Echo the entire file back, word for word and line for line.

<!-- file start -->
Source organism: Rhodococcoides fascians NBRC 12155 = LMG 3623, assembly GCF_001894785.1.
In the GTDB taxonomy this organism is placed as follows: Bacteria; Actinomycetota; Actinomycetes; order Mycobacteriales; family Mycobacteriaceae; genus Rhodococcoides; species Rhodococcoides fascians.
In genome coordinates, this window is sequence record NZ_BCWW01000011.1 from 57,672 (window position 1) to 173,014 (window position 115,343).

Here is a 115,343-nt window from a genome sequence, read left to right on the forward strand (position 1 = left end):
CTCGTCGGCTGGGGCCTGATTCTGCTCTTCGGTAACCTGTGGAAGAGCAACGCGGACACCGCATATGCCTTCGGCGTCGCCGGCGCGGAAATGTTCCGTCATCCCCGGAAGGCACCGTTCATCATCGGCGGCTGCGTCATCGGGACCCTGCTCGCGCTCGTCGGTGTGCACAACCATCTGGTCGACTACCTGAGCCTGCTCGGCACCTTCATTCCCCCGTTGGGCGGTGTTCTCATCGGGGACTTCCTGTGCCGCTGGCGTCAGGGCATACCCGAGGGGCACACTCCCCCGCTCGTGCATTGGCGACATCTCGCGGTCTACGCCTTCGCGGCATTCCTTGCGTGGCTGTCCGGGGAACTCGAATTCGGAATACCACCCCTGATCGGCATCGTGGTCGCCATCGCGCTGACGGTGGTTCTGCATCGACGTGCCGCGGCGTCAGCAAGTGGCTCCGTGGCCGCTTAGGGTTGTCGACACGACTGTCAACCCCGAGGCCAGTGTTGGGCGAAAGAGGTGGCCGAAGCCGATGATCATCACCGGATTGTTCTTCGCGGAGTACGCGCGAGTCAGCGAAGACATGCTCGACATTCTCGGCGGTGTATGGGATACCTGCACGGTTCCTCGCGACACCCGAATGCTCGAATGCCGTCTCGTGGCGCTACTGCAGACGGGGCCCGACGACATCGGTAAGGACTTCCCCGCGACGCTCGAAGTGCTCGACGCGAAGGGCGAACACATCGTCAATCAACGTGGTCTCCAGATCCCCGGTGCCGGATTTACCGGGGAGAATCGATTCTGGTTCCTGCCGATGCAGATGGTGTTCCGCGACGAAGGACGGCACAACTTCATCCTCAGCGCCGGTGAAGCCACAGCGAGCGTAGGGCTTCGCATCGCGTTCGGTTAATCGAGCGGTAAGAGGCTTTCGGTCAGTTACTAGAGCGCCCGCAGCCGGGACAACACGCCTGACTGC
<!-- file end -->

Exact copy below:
Source organism: Rhodococcoides fascians NBRC 12155 = LMG 3623, assembly GCF_001894785.1.
In the GTDB taxonomy this organism is placed as follows: Bacteria; Actinomycetota; Actinomycetes; order Mycobacteriales; family Mycobacteriaceae; genus Rhodococcoides; species Rhodococcoides fascians.
In genome coordinates, this window is sequence record NZ_BCWW01000011.1 from 57,672 (window position 1) to 173,014 (window position 115,343).

Here is a 115,343-nt window from a genome sequence, read left to right on the forward strand (position 1 = left end):
CTCGTCGGCTGGGGCCTGATTCTGCTCTTCGGTAACCTGTGGAAGAGCAACGCGGACACCGCATATGCCTTCGGCGTCGCCGGCGCGGAAATGTTCCGTCATCCCCGGAAGGCACCGTTCATCATCGGCGGCTGCGTCATCGGGACCCTGCTCGCGCTCGTCGGTGTGCACAACCATCTGGTCGACTACCTGAGCCTGCTCGGCACCTTCATTCCCCCGTTGGGCGGTGTTCTCATCGGGGACTTCCTGTGCCGCTGGCGTCAGGGCATACCCGAGGGGCACACTCCCCCGCTCGTGCATTGGCGACATCTCGCGGTCTACGCCTTCGCGGCATTCCTTGCGTGGCTGTCCGGGGAACTCGAATTCGGAATACCACCCCTGATCGGCATCGTGGTCGCCATCGCGCTGACGGTGGTTCTGCATCGACGTGCCGCGGCGTCAGCAAGTGGCTCCGTGGCCGCTTAGGGTTGTCGACACGACTGTCAACCCCGAGGCCAGTGTTGGGCGAAAGAGGTGGCCGAAGCCGATGATCATCACCGGATTGTTCTTCGCGGAGTACGCGCGAGTCAGCGAAGACATGCTCGACATTCTCGGCGGTGTATGGGATACCTGCACGGTTCCTCGCGACACCCGAATGCTCGAATGCCGTCTCGTGGCGCTACTGCAGACGGGGCCCGACGACATCGGTAAGGACTTCCCCGCGACGCTCGAAGTGCTCGACGCGAAGGGCGAACACATCGTCAATCAACGTGGTCTCCAGATCCCCGGTGCCGGATTTACCGGGGAGAATCGATTCTGGTTCCTGCCGATGCAGATGGTGTTCCGCGACGAAGGACGGCACAACTTCATCCTCAGCGCCGGTGAAGCCACAGCGAGCGTAGGGCTTCGCATCGCGTTCGGTTAATCGAGCGGTAAGAGGCTTTCGGTCAGTTACTAGAGCGCCCGCAGCCGGGACAACACGCCTGACTGC